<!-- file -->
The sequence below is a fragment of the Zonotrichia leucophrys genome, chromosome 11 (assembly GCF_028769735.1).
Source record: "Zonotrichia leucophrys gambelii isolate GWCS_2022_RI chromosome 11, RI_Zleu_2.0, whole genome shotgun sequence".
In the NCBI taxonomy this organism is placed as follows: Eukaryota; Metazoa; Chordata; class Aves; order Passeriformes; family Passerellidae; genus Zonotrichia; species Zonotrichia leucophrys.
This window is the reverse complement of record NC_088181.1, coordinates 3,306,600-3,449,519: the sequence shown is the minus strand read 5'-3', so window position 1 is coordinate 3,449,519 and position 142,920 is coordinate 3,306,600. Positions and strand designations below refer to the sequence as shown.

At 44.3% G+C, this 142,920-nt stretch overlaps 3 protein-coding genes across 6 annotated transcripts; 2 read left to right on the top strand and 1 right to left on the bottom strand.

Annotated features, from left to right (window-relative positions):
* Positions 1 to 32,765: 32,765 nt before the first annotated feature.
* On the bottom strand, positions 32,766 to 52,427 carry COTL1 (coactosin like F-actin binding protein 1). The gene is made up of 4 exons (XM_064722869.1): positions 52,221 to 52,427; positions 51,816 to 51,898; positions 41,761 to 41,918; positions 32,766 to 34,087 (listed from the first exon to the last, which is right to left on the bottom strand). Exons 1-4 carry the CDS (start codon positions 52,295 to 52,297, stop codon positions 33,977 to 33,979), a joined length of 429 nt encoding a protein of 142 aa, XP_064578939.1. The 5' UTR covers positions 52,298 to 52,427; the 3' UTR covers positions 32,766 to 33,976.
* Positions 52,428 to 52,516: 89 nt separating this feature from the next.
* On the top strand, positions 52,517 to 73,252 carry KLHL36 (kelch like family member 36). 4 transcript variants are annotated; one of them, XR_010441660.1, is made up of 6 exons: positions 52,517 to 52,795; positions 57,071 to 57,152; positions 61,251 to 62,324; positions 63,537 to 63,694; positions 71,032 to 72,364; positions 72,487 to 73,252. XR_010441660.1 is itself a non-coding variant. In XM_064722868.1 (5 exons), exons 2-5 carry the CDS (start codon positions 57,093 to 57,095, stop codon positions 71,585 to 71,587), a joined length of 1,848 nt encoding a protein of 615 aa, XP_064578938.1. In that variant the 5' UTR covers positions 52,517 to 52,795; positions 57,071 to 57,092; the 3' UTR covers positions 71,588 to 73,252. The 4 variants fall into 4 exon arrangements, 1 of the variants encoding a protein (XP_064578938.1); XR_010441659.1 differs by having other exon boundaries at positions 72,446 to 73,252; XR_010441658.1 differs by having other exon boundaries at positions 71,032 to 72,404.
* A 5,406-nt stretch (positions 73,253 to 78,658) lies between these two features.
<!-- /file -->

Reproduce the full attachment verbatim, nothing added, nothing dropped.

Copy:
The sequence below is a fragment of the Zonotrichia leucophrys genome, chromosome 11 (assembly GCF_028769735.1).
Source record: "Zonotrichia leucophrys gambelii isolate GWCS_2022_RI chromosome 11, RI_Zleu_2.0, whole genome shotgun sequence".
In the NCBI taxonomy this organism is placed as follows: Eukaryota; Metazoa; Chordata; class Aves; order Passeriformes; family Passerellidae; genus Zonotrichia; species Zonotrichia leucophrys.
This window is the reverse complement of record NC_088181.1, coordinates 3,306,600-3,449,519: the sequence shown is the minus strand read 5'-3', so window position 1 is coordinate 3,449,519 and position 142,920 is coordinate 3,306,600. Positions and strand designations below refer to the sequence as shown.

At 44.3% G+C, this 142,920-nt stretch overlaps 3 protein-coding genes across 6 annotated transcripts; 2 read left to right on the top strand and 1 right to left on the bottom strand.

Annotated features, from left to right (window-relative positions):
* Positions 1 to 32,765: 32,765 nt before the first annotated feature.
* On the bottom strand, positions 32,766 to 52,427 carry COTL1 (coactosin like F-actin binding protein 1). The gene is made up of 4 exons (XM_064722869.1): positions 52,221 to 52,427; positions 51,816 to 51,898; positions 41,761 to 41,918; positions 32,766 to 34,087 (listed from the first exon to the last, which is right to left on the bottom strand). Exons 1-4 carry the CDS (start codon positions 52,295 to 52,297, stop codon positions 33,977 to 33,979), a joined length of 429 nt encoding a protein of 142 aa, XP_064578939.1. The 5' UTR covers positions 52,298 to 52,427; the 3' UTR covers positions 32,766 to 33,976.
* Positions 52,428 to 52,516: 89 nt separating this feature from the next.
* On the top strand, positions 52,517 to 73,252 carry KLHL36 (kelch like family member 36). 4 transcript variants are annotated; one of them, XR_010441660.1, is made up of 6 exons: positions 52,517 to 52,795; positions 57,071 to 57,152; positions 61,251 to 62,324; positions 63,537 to 63,694; positions 71,032 to 72,364; positions 72,487 to 73,252. XR_010441660.1 is itself a non-coding variant. In XM_064722868.1 (5 exons), exons 2-5 carry the CDS (start codon positions 57,093 to 57,095, stop codon positions 71,585 to 71,587), a joined length of 1,848 nt encoding a protein of 615 aa, XP_064578938.1. In that variant the 5' UTR covers positions 52,517 to 52,795; positions 57,071 to 57,092; the 3' UTR covers positions 71,588 to 73,252. The 4 variants fall into 4 exon arrangements, 1 of the variants encoding a protein (XP_064578938.1); XR_010441659.1 differs by having other exon boundaries at positions 72,446 to 73,252; XR_010441658.1 differs by having other exon boundaries at positions 71,032 to 72,404.
* A 5,406-nt stretch (positions 73,253 to 78,658) lies between these two features.